One Person, One Vote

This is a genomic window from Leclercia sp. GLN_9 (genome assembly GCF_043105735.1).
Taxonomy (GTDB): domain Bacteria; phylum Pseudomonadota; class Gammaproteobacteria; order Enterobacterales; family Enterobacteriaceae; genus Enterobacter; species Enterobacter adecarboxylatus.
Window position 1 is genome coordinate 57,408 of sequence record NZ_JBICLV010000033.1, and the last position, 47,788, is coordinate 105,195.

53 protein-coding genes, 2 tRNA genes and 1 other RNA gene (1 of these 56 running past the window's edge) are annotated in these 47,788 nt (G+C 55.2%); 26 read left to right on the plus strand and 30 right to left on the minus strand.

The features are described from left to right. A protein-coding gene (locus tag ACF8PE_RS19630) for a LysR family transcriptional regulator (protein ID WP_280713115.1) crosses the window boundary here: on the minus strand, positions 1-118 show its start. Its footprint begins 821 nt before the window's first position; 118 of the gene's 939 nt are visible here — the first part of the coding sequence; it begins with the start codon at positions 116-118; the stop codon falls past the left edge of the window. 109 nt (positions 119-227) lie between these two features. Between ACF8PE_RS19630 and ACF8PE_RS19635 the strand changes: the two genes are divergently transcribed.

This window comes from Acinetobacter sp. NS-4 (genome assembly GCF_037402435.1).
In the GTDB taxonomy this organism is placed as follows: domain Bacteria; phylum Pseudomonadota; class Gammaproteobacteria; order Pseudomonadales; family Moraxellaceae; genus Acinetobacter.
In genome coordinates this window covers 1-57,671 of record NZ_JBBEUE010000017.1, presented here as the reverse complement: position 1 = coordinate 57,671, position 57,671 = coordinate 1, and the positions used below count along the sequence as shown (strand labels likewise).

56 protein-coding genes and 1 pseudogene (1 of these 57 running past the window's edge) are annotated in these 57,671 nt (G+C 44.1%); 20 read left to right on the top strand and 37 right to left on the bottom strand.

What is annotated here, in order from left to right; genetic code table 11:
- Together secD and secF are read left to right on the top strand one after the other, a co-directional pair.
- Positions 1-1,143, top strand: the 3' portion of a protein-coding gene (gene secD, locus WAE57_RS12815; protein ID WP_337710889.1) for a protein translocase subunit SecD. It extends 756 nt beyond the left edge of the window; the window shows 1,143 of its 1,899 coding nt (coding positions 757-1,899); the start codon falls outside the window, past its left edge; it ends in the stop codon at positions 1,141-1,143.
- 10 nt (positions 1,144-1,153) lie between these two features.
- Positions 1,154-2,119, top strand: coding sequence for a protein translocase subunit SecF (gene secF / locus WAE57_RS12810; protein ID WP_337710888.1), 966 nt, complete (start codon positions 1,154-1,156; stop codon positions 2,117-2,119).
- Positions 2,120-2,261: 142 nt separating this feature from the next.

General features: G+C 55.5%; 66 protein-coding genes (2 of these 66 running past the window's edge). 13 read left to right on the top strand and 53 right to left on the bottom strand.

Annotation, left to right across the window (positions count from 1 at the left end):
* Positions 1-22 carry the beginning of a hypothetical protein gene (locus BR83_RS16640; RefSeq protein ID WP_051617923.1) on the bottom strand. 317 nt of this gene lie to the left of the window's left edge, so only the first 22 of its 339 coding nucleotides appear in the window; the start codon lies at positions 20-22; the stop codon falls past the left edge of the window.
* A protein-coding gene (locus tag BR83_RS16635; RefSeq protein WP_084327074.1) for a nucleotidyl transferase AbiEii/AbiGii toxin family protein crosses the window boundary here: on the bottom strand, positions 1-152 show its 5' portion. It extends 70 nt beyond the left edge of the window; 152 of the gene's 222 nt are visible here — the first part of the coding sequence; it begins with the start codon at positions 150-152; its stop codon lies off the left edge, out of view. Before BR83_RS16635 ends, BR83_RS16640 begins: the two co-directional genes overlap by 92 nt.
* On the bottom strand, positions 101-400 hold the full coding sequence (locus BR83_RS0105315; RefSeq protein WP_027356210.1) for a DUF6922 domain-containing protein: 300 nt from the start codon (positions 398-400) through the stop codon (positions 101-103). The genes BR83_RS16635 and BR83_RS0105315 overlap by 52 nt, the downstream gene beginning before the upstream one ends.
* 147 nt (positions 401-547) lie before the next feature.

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In November 2000, the country went through a ritual that takes place every four years. The people voted for the next President of the United States. Yet this would be an election that would stand out in the history books. For the first time since 1888, the winner of the popular election of the President lost the election in the Electoral College. As political analysis's argued through the situation, Americans wondered what was happening in their beloved system of democracy. Many asked how the system could fail so badly? With Al Gore, the Democratic candidate winning 50,996,582 popular votes, it seems natural that he should be elected President of the United States. George Bush, the Republican candidate, won only 50,456,062of the popular votes (National Archives and Records Administration). Yet what was natural did not happen. Instead, the Electoral College, a part of our government not understood by the average citizen, controlled the outcome of the election and declared George Bush the 43rd President of the United States. As the Presidential election then turned into a legal ping-pong game many American people were left asking themselves "Does my vote count?  This is not a new question. The debate surroun

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